Virtues/Simplicity

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Introduction[edit]

Simplicity is the virtue of removing the extraneous to reveal the essence. Simplicity is the direct alignment with reality and it is the opposite of false and its various manifestations including pretension, prevarication, bloviating, masquerading, exaggeration, denial, grandiloquence, falsehood, or misunderstanding.[1] Simplicity is the opposite of excess, and its various manifestations including opulence, extravagance, gaudiness, ostentatiousness, and waste. Simplicity is also the opposite of indirect, and its various manifestations including oblique, roundabout, convoluted, devious, and circuitous. Simplicity fully enjoys the magnificent essence it has revealed.

Simplicity is not simple-mindedness, nor is it simplistic. Simplicity grasps the essence that organizes what is apparently complex. It reveals an elegance that often is only understood after examining and comprehending immense complexity. Simplistic ideas are false because they take invalid short-cuts that misrepresent the complexities, subtleties, and full scope of reality.

Because we value simplicity we find humor in the Rube Goldberg machine.

“Everything is both simpler that we can imagine,” says Goethe, “and more entangled that we can conceive.”[2]

Simplicity is not about a life of poverty, but a life of purpose.[3] It is not asceticism it is authenticity.

In choosing between two plausible theories, scientists generally favor the simpler one. According to Occam's razor, all other things being equal, the simplest theory is the most likely to be true. The similar concept of parsimony is used in philosophy of science. The simpler explanation of a phenomenon is more highly valued.

The Virtue of Simplicity[edit]

Simplicity reveals what is directly without pretense or exaggeration. It is a mean between excess and deficiency. Paraphrasing Albert Einstein, “Everything should be made as simple as possible, but no simpler.”

Everyday Simplicity[edit]

Practice the virtue of simplicity every day in these ways:

  • Truth is simple, lies and cover-ups are complex. Speak directly, candidly, and straightforwardly.
  • Acceptance is simple (but not often easy), denial is complex. Embrace what is.
  • Think clearly, and then speak clearly. Speak less, while saying more.
  • Making excuses is complex, doing what you say you will do is simple.
  • Avoid jewelry, elaborate makeup or hairstyling, tattoos, body piercings, and pretentious fashions. Dress and groom simply.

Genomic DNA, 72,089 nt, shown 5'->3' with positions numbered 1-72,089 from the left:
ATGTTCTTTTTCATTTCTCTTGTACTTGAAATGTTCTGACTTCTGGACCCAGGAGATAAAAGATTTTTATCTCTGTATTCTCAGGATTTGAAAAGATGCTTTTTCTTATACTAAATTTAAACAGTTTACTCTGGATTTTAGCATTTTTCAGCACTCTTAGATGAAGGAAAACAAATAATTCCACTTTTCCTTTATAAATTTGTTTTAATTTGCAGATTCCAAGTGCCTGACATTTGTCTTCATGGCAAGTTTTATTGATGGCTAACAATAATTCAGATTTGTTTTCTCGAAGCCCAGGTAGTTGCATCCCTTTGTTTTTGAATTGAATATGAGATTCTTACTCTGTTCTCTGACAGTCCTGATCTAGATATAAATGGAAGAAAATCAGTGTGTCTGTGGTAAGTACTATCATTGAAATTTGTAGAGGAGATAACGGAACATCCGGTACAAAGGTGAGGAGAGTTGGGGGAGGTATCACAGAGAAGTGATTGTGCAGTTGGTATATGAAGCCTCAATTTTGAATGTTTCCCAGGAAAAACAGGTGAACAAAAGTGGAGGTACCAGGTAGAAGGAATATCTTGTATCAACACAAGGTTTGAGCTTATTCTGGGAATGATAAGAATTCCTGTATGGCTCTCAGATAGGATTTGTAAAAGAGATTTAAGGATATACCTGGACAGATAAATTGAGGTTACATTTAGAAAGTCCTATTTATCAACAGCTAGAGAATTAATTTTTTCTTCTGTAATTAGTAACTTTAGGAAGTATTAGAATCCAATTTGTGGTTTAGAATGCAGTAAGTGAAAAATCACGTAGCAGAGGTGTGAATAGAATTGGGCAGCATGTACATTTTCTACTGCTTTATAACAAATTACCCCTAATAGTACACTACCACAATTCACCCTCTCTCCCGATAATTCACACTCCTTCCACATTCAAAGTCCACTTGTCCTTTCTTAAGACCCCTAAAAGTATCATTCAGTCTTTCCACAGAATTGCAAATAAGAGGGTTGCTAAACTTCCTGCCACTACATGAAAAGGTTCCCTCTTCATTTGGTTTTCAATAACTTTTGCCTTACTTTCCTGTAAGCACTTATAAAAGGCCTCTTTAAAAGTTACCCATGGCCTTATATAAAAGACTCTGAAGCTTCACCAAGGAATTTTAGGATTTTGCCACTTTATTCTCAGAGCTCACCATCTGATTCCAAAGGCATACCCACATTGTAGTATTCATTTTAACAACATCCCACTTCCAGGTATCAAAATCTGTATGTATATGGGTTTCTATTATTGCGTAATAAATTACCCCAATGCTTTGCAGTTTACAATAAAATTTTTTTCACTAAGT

• Eschew obfuscation!
  • Remove the obvious, add the meaningful. [4]
  • Simplify bureaucracies to focus on adding value while reducing activity.
  • Eat food, not too much, mostly plants. [5]
  • Shed your burdens and distractions.
  • Resolve destructive emotions, and overcome addictions.
  • Clean out your closets, attic, basement, and garage.[6]
  • Value silence and sanctuary. Create silence in your life and take time to enjoy it. Lean to quiet your mind.
  • Actively listen to great music.
  • Walk more, drive less.
  • Fix it yourself rather than calling the plumber, gardener, or handyman.
  • Want what you have. Focus on what matters.
  • Align your worldview to correspond with the real world as it truly is. Adopt a global perspective.
  • Embrace who you are; explore the essence of “I am” Unmask your True Self.

You may choose to evolve toward Voluntary simplicity which is a way of living that is outwardly simple and inwardly rich. [7]

Simplicity is surprisingly difficult. You may have to progress toward many of the virtues listed earlier to prepare yourself for simplicity.

Assignment[edit]

Part 1: Examine your beliefs, speech, habits, clothing, jewelry, furnishings, and other possessions to identify any that are pretentious, ostentatious, false, extraneous, cumbersome, obsolete, or merely clutter.

Part 2: Decide how you can improve your life by removing something you are holding onto.

Part 3: Do so!

Part 4: Pledge to make “no excuses” for your behavior over the next week or month. Notice if this helps move you toward simplicity. Note, we are not suggesting a moratorium on sincere apology, instead if your habit is to arrive late to the meeting, smile awkwardly, and make up some flimsy excuse, try simply arriving on time.

References[edit]

  1. Comte-Sponville, André (2002). A Small Treatise on the Great Virtues: The Uses of Philosophy in Everyday Life. Picador. pp. 368. ISBN 978-0805045567. 
  2. Comte-Sponville, André (2002). A Small Treatise on the Great Virtues: The Uses of Philosophy in Everyday Life. Picador. pp. 368. ISBN 978-0805045567. 
  3. Elgin, Duane (2010). Voluntary Simplicity: Toward a Way of Life That Is Outwardly Simple, Inwardly Rich. Harper. pp. 240. ISBN 978-0061779268. http://www.voluntarysimplicity.org/. 
  4. Maeda, John (2006). The Laws of Simplicity (Simplicity: Design, Technology, Business, Life). The MIT Press. pp. 117. ISBN 978-0262134729. 
  5. Pollan, Michael; Maira Kalman (2011). Food Rules: An Eater's Manual. Penguin Press HC. pp. 240. ISBN 978-1594203084. 
  6. Rubin, Gretchen (2009). The Happiness Project: Or, Why I Spent a Year Trying to Sing in the Morning, Clean My Closets, Fight Right, Read Aristotle, and Generally Have More Fun. Harper Perennial. pp. 336. ISBN 978-0061583261. 
  7. Elgin, Duane (2010). Voluntary Simplicity: Toward a Way of Life That Is Outwardly Simple, Inwardly Rich. Harper. pp. 240. ISBN 978-0061779268. http://www.voluntarysimplicity.org/. 

Further Reading:[edit]

Students interested in learning more about simplicity may be interested in the following materials: